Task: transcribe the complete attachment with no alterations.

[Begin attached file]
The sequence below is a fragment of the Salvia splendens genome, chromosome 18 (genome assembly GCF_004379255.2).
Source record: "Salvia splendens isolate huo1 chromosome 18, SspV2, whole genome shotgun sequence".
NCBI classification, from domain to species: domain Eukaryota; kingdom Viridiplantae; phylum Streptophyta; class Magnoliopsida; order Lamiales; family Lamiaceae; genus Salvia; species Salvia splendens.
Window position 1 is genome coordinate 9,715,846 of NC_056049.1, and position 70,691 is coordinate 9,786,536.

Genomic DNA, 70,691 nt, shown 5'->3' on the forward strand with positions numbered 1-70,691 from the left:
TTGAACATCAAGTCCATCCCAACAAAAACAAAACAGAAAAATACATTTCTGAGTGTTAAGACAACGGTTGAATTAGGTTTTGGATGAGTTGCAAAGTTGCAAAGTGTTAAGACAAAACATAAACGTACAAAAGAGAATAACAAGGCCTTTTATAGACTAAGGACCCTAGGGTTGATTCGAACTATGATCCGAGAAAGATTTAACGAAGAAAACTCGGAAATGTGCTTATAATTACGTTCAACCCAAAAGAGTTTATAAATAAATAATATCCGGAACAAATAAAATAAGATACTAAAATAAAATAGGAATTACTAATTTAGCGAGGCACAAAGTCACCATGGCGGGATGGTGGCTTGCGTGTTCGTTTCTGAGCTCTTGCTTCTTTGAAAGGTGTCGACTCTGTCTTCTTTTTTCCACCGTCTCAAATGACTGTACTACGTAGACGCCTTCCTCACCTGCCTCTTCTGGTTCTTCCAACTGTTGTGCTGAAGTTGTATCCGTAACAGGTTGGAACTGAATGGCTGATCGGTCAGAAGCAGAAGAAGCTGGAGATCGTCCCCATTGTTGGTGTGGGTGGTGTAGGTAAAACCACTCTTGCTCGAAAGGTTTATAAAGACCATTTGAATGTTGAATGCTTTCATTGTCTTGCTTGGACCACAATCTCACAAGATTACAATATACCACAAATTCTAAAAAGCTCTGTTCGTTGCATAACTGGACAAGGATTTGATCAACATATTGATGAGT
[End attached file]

The sequence below is a fragment of the Salvia splendens genome, chromosome 18 (genome assembly GCF_004379255.2).
Source record: "Salvia splendens isolate huo1 chromosome 18, SspV2, whole genome shotgun sequence".
NCBI classification, from domain to species: domain Eukaryota; kingdom Viridiplantae; phylum Streptophyta; class Magnoliopsida; order Lamiales; family Lamiaceae; genus Salvia; species Salvia splendens.
Window position 1 is genome coordinate 9,715,846 of NC_056049.1, and position 70,691 is coordinate 9,786,536.

Genomic DNA, 70,691 nt, shown 5'->3' on the forward strand with positions numbered 1-70,691 from the left:
TTGAACATCAAGTCCATCCCAACAAAAACAAAACAGAAAAATACATTTCTGAGTGTTAAGACAACGGTTGAATTAGGTTTTGGATGAGTTGCAAAGTTGCAAAGTGTTAAGACAAAACATAAACGTACAAAAGAGAATAACAAGGCCTTTTATAGACTAAGGACCCTAGGGTTGATTCGAACTATGATCCGAGAAAGATTTAACGAAGAAAACTCGGAAATGTGCTTATAATTACGTTCAACCCAAAAGAGTTTATAAATAAATAATATCCGGAACAAATAAAATAAGATACTAAAATAAAATAGGAATTACTAATTTAGCGAGGCACAAAGTCACCATGGCGGGATGGTGGCTTGCGTGTTCGTTTCTGAGCTCTTGCTTCTTTGAAAGGTGTCGACTCTGTCTTCTTTTTTCCACCGTCTCAAATGACTGTACTACGTAGACGCCTTCCTCACCTGCCTCTTCTGGTTCTTCCAACTGTTGTGCTGAAGTTGTATCCGTAACAGGTTGGAACTGAATGGCTGATCGGTCAGAAGCAGAAGAAGCTGGAGATCGTCCCCATTGTTGGTGTGGGTGGTGTAGGTAAAACCACTCTTGCTCGAAAGGTTTATAAAGACCATTTGAATGTTGAATGCTTTCATTGTCTTGCTTGGACCACAATCTCACAAGATTACAATATACCACAAATTCTAAAAAGCTCTGTTCGTTGCATAACTGGACAAGGATTTGATCAACATATTGATGAGT